Why Personalization Matters a Great Deal for Online Retail
A wine merchant should know his or her customers well. There is a great deal of talk about expanding the scope of the personal shopping experience online to something that is more than mere product recommendations. The shift and focus is to utilizing a process called personalization, which changes the appearance of Web pages so that they cater to the preferences and needs of the visitor, as defined by TechTarget. These changes can alter everything from recommendations to the messaging visitors receive on landing pages and email messages. With these developments, being able to sell wine online is now a matter of going directly to the customer, rather than serve as a storefront.
A personal sommelier
The interest in personalization is intense among shoppers and other customers. According to a survey by the e-tailing group and MyBuys, 83 percent of consumers see the value in personalization, and 65 percent view it as a useful service that helps them purchase goods. There is a great potential to be made out of using this service. In fact, wineries have a particular advantage in starting now, if they have the means to do so: Only 11 percent of retailers say they have completely integrated a full-scale personalization system on their website, based on surveys from RSR and CQuotient.
The best way to describe the benefits of personalization in an online wine store is best seen in a sommelier. These professionals are the type of people who will know everything about wine, from what are the best vintages of a red or specific blend to the best pairings for a dinner or lunch. They are the people that are best equipped to sell your wine to consumers in the real world. What personalization does is create a form of virtual sommelier that customers will have access to at any time and any place they so desire. The nice feature of this is that it doesn't cost the consumer any money to have them on call.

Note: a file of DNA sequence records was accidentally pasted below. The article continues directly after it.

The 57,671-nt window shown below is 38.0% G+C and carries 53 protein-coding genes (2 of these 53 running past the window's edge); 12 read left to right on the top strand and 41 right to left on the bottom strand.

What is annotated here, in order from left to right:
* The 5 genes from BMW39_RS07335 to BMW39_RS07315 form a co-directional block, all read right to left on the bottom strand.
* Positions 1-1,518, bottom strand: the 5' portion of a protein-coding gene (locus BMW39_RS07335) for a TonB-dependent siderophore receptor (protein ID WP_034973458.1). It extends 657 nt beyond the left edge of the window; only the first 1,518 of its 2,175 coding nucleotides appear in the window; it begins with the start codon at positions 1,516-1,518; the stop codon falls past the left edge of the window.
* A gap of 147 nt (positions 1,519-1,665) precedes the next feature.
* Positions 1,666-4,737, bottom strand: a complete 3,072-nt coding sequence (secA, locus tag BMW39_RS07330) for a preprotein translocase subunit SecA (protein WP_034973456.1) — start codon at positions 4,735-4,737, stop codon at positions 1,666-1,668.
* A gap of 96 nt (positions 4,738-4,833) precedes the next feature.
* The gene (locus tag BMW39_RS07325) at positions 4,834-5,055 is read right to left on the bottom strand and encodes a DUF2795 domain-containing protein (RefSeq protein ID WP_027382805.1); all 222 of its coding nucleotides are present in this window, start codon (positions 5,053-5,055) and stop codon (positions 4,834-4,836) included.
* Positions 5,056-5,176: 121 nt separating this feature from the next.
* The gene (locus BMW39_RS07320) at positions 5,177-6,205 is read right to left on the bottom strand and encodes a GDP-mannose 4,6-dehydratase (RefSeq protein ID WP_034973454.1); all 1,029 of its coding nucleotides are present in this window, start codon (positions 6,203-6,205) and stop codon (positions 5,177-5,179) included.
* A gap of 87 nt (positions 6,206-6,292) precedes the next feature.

Many routes to the same bottle
There are various ways of integrating personalization into online wine sales. One is through collecting information from purchases, and using that to start making recommendations through email, as RSR and Cquotient suggests. After all, email remains the leading source of desired communications from retailers and consumers. Another is optimizing the mobile site experience by using logins and cross-channel communications, as recommended by MarketingProfs. A third feature is to implement suggested buys that go with a purchase to not only increase the overall sales, but also make customers feel like they're being catered to, as suggested by marketing expert Graeme Grant in MultiChannel Merchant.
All of these methods require collecting customer data over time. While previously, this may have raised concerns in terms of consumer privacy, data collection and analysis is something that people are increasingly becoming comfortable with in order to gain a better shopping experience. Either way, starting personalization can greatly enhance the online shopping experience for wine lovers, which can yield better sales and more loyal customers overall.